Seattle-area high-school jazz bands cheered wildly yesterday in Avery Fisher Hall as they nearly swept the prestigious Essentially Ellington...
NEW YORK — Seattle-area high-school jazz bands cheered wildly yesterday in Avery Fisher Hall as they nearly swept the prestigious Essentially Ellington Competition, snagging three out of four top honors.
Though Seattle was knocked out of first place — after owning it for three years — Roosevelt High placed second, Mountlake Terrace High placed third and Shorewood High earned the only honorable mention.
“This was the most amazing thing ever,” said Amy Beth Lindvall of Shorewood High, brushing away her tears. “We thought we had a chance.”
First place went to New World School of the Arts from Miami.
Essentially Ellington is the Cadillac of jazz competitions. This year, the Seattle area sent four finalists, including Garfield High, winner of the competition the past two years. Just 15 schools are chosen nationwide to compete in the event.
It was the second time that three bands from the Seattle area have won top awards at the event, and the first time two suburban bands have done so well.
2005: Roosevelt, 2nd; Mountlake Terrace, 3rd; Shorewood, honorable mention
2004: Garfield, 1st
2003: Garfield, 1st
2002: Roosevelt, 1st; Garfield, 2nd; Mountlake Terrace, honorable mention
2001: Roosevelt, 2nd
2000: Roosevelt, 3rd; Garfield, honorable mention
1999: Garfield, honorable mention
Seattle-area groups picked up 16 other awards, too.
Roosevelt won soloist honors for tenor saxophone (Logan Strosahl), trumpet (Andrew McGovern), lead trumpet (Andrew Miller) and bass (Emma Schacter), as well as recognition for its reed and rhythm sections. The contest created an award for lead trumpet this year in recognition of Miller’s performance.
Garfield took solo honors in tenor saxophone (Andrew Mulherkar), baritone saxophone (James Whiting), piano (Kate Hamaji) and trombone (Sam Schlosser).
Shorewood won honors for alto saxophone (Sam Reid), drums (Karl Fagerstrom) and for its brass section.
Mountlake Terrace was recognized for vocals (Katie Jacobson), piano (Kevin Proudfoot) and its trumpets.
It was a banner year for Seattle and its suburbs, but also for Essentially Ellington. It was the first time the competition was held in Frederick P. Rose Hall, the new home of Jazz at Lincoln Center, the nonprofit jazz organization and concert presenter that sponsors the event. It was also the festival’s 10th anniversary. The competition has been open to bands from west of the Mississippi only since 1999.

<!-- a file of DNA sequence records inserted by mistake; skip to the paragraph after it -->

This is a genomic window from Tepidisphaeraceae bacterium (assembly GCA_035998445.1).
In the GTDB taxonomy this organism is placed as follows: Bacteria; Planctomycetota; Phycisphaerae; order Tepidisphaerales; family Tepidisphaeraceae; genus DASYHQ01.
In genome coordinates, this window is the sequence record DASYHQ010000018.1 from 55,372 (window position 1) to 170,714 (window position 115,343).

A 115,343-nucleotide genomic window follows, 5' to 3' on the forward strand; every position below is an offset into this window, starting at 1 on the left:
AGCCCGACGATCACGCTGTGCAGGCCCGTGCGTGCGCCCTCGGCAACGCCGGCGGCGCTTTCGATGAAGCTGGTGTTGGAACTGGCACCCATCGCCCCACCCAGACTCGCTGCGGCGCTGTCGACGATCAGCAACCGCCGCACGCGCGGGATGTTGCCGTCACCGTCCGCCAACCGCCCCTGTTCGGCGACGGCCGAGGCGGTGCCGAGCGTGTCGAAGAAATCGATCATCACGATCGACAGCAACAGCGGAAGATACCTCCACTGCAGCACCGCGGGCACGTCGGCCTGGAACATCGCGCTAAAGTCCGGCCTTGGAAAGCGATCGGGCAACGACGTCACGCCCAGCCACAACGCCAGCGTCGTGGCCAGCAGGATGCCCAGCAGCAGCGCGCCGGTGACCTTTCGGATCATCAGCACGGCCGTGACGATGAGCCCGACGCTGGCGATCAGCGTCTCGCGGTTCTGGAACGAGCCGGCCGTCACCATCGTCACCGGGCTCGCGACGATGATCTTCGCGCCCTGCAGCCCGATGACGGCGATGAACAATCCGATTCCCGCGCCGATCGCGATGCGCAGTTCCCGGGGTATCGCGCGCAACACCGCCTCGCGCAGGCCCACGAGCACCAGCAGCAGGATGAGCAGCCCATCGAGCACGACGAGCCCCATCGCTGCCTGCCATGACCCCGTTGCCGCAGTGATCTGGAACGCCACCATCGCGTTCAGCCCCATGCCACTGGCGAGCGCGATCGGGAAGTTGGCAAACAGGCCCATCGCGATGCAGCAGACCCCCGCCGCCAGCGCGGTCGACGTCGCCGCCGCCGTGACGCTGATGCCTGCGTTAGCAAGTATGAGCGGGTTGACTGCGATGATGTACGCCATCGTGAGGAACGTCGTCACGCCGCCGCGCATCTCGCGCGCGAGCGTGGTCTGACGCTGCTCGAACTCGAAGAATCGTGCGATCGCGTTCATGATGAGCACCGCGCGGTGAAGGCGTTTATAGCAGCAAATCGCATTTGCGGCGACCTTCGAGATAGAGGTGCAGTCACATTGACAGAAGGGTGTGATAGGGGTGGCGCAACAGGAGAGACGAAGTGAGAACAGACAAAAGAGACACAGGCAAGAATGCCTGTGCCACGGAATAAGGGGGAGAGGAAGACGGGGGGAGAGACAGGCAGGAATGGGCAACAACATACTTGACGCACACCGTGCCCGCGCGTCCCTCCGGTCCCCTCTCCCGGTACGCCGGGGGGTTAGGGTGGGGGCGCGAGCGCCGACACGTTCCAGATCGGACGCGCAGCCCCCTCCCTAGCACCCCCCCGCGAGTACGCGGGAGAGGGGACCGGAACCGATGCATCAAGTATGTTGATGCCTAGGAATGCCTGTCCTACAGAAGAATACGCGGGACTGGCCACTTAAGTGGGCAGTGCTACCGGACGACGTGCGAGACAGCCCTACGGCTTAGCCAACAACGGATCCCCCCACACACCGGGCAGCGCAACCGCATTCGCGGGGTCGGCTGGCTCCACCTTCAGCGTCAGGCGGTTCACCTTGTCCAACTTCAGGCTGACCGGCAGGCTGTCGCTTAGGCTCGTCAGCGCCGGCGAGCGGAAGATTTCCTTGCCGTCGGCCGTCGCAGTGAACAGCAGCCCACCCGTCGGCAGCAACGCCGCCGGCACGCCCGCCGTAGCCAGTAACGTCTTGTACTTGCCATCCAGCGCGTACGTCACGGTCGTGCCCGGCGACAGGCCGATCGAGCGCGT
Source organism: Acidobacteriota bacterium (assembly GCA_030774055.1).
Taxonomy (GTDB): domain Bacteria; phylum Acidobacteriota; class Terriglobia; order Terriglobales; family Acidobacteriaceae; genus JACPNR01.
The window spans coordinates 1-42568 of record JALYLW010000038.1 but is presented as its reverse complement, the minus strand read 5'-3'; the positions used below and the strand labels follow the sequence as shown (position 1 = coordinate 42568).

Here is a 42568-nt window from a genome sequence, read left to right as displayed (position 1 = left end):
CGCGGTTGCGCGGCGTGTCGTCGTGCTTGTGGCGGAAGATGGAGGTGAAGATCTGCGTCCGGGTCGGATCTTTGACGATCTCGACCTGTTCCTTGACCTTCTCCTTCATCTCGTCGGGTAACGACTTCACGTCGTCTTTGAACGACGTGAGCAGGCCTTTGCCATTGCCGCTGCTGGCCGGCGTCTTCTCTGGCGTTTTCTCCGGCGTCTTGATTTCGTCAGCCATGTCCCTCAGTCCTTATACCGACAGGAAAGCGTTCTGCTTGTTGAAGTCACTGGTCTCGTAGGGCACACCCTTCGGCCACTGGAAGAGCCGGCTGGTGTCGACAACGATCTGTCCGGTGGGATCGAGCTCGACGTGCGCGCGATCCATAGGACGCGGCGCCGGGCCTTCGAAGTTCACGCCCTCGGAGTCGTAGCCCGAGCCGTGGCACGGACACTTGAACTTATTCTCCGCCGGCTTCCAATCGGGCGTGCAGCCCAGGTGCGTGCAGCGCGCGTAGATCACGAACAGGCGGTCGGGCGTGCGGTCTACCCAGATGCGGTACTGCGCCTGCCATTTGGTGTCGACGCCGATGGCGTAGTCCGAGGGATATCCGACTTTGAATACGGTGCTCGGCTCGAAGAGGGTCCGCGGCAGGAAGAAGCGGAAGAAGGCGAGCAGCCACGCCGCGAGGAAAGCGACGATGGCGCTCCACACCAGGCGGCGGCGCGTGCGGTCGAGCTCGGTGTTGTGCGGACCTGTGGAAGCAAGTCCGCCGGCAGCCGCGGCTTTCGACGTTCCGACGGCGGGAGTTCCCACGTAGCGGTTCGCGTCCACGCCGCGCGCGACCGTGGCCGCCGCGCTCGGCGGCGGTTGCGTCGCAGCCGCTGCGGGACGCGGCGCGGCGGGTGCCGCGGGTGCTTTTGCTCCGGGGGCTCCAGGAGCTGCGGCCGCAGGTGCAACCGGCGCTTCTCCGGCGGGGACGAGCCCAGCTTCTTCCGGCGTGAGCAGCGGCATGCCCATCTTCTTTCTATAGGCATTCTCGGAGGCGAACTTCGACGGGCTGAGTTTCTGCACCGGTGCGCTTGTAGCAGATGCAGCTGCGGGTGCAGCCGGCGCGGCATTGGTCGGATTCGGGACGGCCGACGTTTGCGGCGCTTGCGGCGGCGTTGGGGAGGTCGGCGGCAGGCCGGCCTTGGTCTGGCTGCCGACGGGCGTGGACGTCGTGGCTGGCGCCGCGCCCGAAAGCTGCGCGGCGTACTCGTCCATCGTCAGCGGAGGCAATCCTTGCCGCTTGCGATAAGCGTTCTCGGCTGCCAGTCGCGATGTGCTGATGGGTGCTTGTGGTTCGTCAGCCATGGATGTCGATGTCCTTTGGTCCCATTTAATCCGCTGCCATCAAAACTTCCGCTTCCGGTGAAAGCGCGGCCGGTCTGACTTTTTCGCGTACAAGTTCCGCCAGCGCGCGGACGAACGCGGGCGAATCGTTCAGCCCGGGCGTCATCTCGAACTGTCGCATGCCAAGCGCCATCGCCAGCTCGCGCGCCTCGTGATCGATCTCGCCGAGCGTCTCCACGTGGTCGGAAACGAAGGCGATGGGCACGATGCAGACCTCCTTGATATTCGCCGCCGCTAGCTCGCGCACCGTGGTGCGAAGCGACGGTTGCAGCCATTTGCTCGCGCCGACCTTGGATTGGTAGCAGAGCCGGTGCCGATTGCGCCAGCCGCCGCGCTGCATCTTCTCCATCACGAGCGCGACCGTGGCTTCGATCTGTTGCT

This year’s finalists were the first high-school jazz bands ever to play in Rose Hall, a sumptuous concert room with a warm sound and two tiers of burnished wood balcony boxes wrapped around its oval perimeter. The hall, which opened in October, is part of the new Jazz at Lincoln Center complex on the fifth and sixth floors of the Time Warner Center at Columbus Circle, across the street from the southwest corner of Central Park
The complex also includes the smaller Allen Room, which has a spectacular, slanted-glass wall, and Dizzy’s Club Coca-Cola, a year-round jazz spot. The smaller rooms look out over the leafy treetops of Central Park and the Manhattan skyline.
“It’s great to have a place just built for jazz,” said Gabe DeMiero, saxophonist with Mountlake Terrace, standing in the Allen Room during a student jam session Friday night, one of many events the students experienced during the weekend.
The competition took place over two days, with seven bands playing Saturday and eight yesterday. The packed house rocked both days, as kids and parents cheered their own — and one another’s — bands and soloists.
The groups performed compositions by Duke Ellington, choosing from scores provided free by Jazz at Lincoln Center, including the chugging train song, “Happy Go-Lucky Local” (better known as its R&B stepchild, “Night Train”), the exotic “Isfahan,” and the romantic vocal ballad “I Didn’t Know About You.”
Wynton Marsalis, the artistic director of Jazz at Lincoln Center, dressed in a natty suit and spats, announced the top three bands yesterday afternoon, and played vigorously with each of the three winning bands. The Lincoln Center Jazz Orchestra also performed at the show.
“It was difficult to choose three bands,” Marsalis acknowledged, “and sometimes it was only four or five points that made the difference.”
Bands were judged on soulfulness, interpretation, technique, sound/intonation and solos. The four judges were Marsalis, composer and jazz scholar Gunther Schuller, big-band arranger and bandleader David Berger, and jazz educator and bandleader Dr. David Baker.
“I loved all the bands, but these other judges, well, they were very hard on you,” Marsalis quipped, noting “you won’t be cheering so hard after I announce the winners.”
Garfield Director Clarence Acox, whose band played superbly, said he suspected early on that Mountlake Terrace might place high.
He also observed, “In a competition this tight, any little thing can get you eliminated.”
Many alumni of former Essentially Ellington competitions attended as fans, including Anne Drummond, who is now a successful jazz musician. This was proof that Essentially Ellington’s 10-year effort has begun to fulfill its promise, which was to promote quality jazz and to send young musicians out in the world with a solid foundation.
More proof came on Saturday night at Dizzy’s, as the Juilliard Jazz Band swung the daylights out of the little club. Several musicians in that band were familiar faces from Essentially Ellington’s past.
Paul de Barros: 206-464-3247 or firstname.lastname@example.org